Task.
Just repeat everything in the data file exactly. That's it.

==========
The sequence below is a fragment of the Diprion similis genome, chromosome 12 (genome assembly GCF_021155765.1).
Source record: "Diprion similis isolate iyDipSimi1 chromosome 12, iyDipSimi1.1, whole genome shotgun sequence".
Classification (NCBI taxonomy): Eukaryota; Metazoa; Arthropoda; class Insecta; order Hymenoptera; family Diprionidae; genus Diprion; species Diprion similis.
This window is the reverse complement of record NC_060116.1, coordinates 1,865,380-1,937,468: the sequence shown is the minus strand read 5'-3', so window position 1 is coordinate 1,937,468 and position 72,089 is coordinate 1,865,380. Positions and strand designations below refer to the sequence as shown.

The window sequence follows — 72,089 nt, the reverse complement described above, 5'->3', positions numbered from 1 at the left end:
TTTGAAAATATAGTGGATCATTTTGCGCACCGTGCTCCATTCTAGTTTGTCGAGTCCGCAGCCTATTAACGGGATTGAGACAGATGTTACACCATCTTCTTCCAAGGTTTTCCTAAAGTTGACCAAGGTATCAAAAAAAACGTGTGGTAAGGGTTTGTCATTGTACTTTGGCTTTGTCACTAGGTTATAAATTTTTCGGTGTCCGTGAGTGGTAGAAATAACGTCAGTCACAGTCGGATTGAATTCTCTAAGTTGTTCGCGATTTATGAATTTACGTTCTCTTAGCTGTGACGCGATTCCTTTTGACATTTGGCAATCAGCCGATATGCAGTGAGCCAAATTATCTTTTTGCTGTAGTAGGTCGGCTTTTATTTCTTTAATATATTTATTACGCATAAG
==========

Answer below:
The sequence below is a fragment of the Diprion similis genome, chromosome 12 (genome assembly GCF_021155765.1).
Source record: "Diprion similis isolate iyDipSimi1 chromosome 12, iyDipSimi1.1, whole genome shotgun sequence".
Classification (NCBI taxonomy): Eukaryota; Metazoa; Arthropoda; class Insecta; order Hymenoptera; family Diprionidae; genus Diprion; species Diprion similis.
This window is the reverse complement of record NC_060116.1, coordinates 1,865,380-1,937,468: the sequence shown is the minus strand read 5'-3', so window position 1 is coordinate 1,937,468 and position 72,089 is coordinate 1,865,380. Positions and strand designations below refer to the sequence as shown.

The window sequence follows — 72,089 nt, the reverse complement described above, 5'->3', positions numbered from 1 at the left end:
TTTGAAAATATAGTGGATCATTTTGCGCACCGTGCTCCATTCTAGTTTGTCGAGTCCGCAGCCTATTAACGGGATTGAGACAGATGTTACACCATCTTCTTCCAAGGTTTTCCTAAAGTTGACCAAGGTATCAAAAAAAACGTGTGGTAAGGGTTTGTCATTGTACTTTGGCTTTGTCACTAGGTTATAAATTTTTCGGTGTCCGTGAGTGGTAGAAATAACGTCAGTCACAGTCGGATTGAATTCTCTAAGTTGTTCGCGATTTATGAATTTACGTTCTCTTAGCTGTGACGCGATTCCTTTTGACATTTGGCAATCAGCCGATATGCAGTGAGCCAAATTATCTTTTTGCTGTAGTAGGTCGGCTTTTATTTCTTTAATATATTTATTACGCATAAG